Updated: June 11/2020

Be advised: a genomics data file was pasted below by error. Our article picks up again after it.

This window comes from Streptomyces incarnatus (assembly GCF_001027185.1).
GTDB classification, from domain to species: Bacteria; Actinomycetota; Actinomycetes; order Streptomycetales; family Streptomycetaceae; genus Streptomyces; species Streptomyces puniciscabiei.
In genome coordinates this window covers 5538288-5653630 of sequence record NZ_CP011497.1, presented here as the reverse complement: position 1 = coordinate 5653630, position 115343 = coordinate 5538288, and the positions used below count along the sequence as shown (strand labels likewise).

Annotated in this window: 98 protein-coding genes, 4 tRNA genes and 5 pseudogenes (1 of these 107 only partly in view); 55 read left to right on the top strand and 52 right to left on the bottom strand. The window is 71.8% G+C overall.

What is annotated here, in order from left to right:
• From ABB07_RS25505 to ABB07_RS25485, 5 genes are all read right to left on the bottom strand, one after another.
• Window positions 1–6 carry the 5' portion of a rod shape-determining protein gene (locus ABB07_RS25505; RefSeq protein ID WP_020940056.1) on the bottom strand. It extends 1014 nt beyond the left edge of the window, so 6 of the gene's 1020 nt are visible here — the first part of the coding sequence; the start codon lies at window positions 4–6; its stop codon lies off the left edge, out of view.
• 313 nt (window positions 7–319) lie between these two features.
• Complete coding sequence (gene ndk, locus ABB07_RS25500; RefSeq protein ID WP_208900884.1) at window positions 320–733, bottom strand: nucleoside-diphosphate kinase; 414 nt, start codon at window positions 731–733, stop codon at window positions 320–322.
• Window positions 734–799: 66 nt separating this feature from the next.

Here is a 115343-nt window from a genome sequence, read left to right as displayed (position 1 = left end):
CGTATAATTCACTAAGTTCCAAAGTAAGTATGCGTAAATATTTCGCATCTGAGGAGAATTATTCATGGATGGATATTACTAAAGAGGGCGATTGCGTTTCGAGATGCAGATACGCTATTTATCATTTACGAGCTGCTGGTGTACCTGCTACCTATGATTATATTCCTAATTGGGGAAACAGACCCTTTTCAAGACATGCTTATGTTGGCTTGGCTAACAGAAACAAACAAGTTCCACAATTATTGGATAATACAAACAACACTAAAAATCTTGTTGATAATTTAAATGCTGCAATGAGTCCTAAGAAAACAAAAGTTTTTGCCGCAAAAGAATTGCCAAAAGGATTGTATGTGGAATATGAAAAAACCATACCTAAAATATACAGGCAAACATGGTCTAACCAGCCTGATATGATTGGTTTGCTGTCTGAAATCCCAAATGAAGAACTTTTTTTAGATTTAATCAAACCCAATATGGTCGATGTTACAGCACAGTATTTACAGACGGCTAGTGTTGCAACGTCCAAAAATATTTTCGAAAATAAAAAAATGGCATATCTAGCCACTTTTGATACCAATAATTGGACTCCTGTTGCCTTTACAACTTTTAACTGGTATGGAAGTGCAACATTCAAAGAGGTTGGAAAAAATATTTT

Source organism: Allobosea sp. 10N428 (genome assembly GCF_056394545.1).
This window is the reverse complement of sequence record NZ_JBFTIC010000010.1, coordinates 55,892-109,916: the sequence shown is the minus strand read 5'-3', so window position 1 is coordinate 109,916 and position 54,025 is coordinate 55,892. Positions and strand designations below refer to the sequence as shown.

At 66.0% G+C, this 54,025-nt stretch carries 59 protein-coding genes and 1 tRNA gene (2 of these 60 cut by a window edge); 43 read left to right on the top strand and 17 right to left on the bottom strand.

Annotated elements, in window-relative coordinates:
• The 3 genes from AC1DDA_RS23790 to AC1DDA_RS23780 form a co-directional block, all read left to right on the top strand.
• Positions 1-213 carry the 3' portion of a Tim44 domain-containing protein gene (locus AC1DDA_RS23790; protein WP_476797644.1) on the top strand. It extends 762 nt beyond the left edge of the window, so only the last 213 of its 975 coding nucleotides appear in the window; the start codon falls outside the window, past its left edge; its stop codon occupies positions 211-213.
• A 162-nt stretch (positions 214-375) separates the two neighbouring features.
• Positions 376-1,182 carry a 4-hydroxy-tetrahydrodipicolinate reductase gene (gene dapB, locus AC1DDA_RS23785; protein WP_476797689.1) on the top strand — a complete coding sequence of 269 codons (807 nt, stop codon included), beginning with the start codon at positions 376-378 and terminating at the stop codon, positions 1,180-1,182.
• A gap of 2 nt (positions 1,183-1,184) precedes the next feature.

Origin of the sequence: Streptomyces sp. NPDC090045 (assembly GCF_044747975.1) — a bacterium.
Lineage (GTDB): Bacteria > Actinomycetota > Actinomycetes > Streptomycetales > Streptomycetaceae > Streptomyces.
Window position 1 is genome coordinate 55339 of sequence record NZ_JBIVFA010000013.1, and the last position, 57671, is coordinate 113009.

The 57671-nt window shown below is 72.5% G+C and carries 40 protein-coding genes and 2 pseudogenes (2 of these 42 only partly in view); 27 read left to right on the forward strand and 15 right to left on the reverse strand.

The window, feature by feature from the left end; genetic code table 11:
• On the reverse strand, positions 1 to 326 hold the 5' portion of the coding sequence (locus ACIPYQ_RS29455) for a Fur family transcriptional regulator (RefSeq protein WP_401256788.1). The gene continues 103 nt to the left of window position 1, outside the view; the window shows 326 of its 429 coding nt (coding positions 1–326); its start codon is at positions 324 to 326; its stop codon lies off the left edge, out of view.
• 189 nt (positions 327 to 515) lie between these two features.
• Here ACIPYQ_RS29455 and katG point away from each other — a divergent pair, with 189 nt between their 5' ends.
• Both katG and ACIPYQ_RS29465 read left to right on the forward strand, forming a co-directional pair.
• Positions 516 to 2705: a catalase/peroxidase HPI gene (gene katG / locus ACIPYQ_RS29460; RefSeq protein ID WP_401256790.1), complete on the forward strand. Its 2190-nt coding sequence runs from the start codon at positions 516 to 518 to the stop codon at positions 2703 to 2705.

This 1963 Masi Special, with Nervex lug set and Fischer fork crown, was built by Guiseppe Pela (Torino, Italy), and distinguished by the pointed seat stay caps, a Pela trademark. In addition to Masi, in the 40s and 50s Pela built for Benotto, Gios, both based in Torino, and for many professional cyclists, including Anquetil and Merckx. It should be mentioned that not all of the "Nervex Masis" had this seat stay treatment, some of them had the standard Masi beveled seat stay caps. In the 60s Pela built many of Wolhauser framesets, some in the Carpano team colors ( raymondwolhauser.weebly.com/collections.html). It is not surprising that Masi chose Pela to build many of the "Nervex Masis", as Pela had used, extensively, the Emilio Bozzi lugs which were similar to those used by Fiorelli (Novi Ligure) - in fact many mistake the Bozzi lugs as Nervex. Bike was purchased from Brian Gates (CA) in December of 2014. In the west coast, Masis were imported from Italy by Peter Rich, owner of Velo-Sport Cycling (Berkeley, CA) and founder of the Velo Club Berkeley. (Peter Rich opened Velo-Sport on April Fools Day, in 1962.) Attached is a link to Bob Hovey's site of an ad placed by Rich in the newsletter of the Northern California Cycling Association, stating that his shop was the sole U.S. importer of Masi bicycles (bhovey.com/Masi/MasiCatalogs/Misc/velo.htm). Offered were Nervex or Italian lugs, and Reynolds 531 or Columbus butted tubing. Also, take a look at Greg Fletcher's Masi lore website for more stories (masi.gregfletcher.net/masi/html/lore.html), and John Gallagher's 1963 Masi,which he bought from Velo-Sport in December of 1963 for $200 (www.flickr.com/photos/17932602@N04/sets/72157645888734961). According to John, Peter Rich knocked $10 off the price because there was a chip or two in the paint. All major components on this Masi, are original to the bike. Exceptions are: tires, spokes, saddle, freewheel, handlebar tape and cables. UPDATE VELO-SPORT I worked at Velo-Sport until July, 1971. In 1969 or so, Albert and Peter started long and private discussions. They would go to lunch and not return for three hours or so, then go to the office and talk more. Eventually, Albert was futzing around in a spare room upstairs above the sales floor. For months, he was making a fixture and finally started producing frames, probably in early 1970. I might be wrong on that exact date. As Bob Freitas comments, I believe that the figure of 25 actual Velo-Sport frames by Albert is correct, maybe a few more. I have one of them; Albert finished it right before I left working there. The first frames (and bikes) from Velo-Sport had no label on them. They did have serial numbers that designated the date of finishing the frame, prepaint. Mine is 060671. Albert wanted to distinguish his work by painting the frames in unusual ways. I recall that one frame was painted battleship gray. Mostly, he tried to use stenciled patterns and unique colors. Albert was also fooling around with all sorts of unusual treatments of lugs, fork crowns, seat clusters, etc. Sadly, my frame was repainted after the ST broke and the unique paint was lost. It was a mixture of every color that Albert had on his shelf since he knew that I am colorblind. I will bring that bike to Eroica California, but it is now painted solid blue, nothing unusual. At Velo-Sport, Brian Decker worked with Albert, and eventually moved to Washington where he continued to build more frames. I think he called some of them them Deckerlin? I think that Albert left Velo-Sport in 1972 to form his own business. In the early '70s, Peter organized a team that competed nationally. Some of the bikes came from Velo-Sport and were painted orange, with the VELO-SPORT decals. Our local bike shop just scored an interesting one. It is clearly a Schwinn Paramount, complete with head badge, but it is painted orange with the same VELO-SPORT same decals. John Gallagher Danville, CA Video of John Gallagher riding his Masi Special: www.youtube.com/watch?v=SSERNQDGELY&sns=fb UPDATE PELA Yes, the good Sig. Pelà must have had quite a shop. Lots of production. Peter ordered 20-30 bikes and frames at a time, maybe every 6 months or so. They always were delivered late, though that might be due to Peter's chronic inability to pay bills on time. The last delivery was in 1969, which is a story in and of itself. That's when Peter became the nation's first importer of Colnago. By the way, both my Nervex-lugged bikes have an A stamped in the side of the seat lug. Does yours? What does it mean? Two years ago, I visited the Vigorelli shop. Coincidentally, a good friend had recently ordered a new Masi frame and the order form was on the counter. I asked Alberto about it and was told the frame is at the painter. Probably a lie. The shop certainly didn't smell like, well, a shop! I wonder who built the frame? Not Alberto, that's for sure. John (Gallagher) THE BIKE Frame: Reynolds 531 (most likely). Original paint (no touch-ups), Nervex lugset and Fischer fork crown. Brakeset: Universal Mod. 61 calipers and levers. Pad holders and bolts have been replaced by proper Universal hardware. Handlebars: TTT Grand Prix Stem: TTT Grand Prix Special Headset: Campagnolo Record Shifters: Campagnolo Front Derailleur: Campagnolo Record with "open" cable stop. Rear Derailleur: Campagnolo Gran Sport Crankset: Campagnolo Record Bottom Bracket: Campagnolo Record Pedals: Campagnolo Record Wheelset: Campagnolo hubs (no Record, dated 1963) laced to Nisi Moncalieri rims using Robergel spokes. Chain : Brampton (France) Freewheel: 5 speed Everest Brev. Seatpost: Campagnolo alloy Saddle: Brooks Professional dated C65 (i.e., 1965) modified by Barale.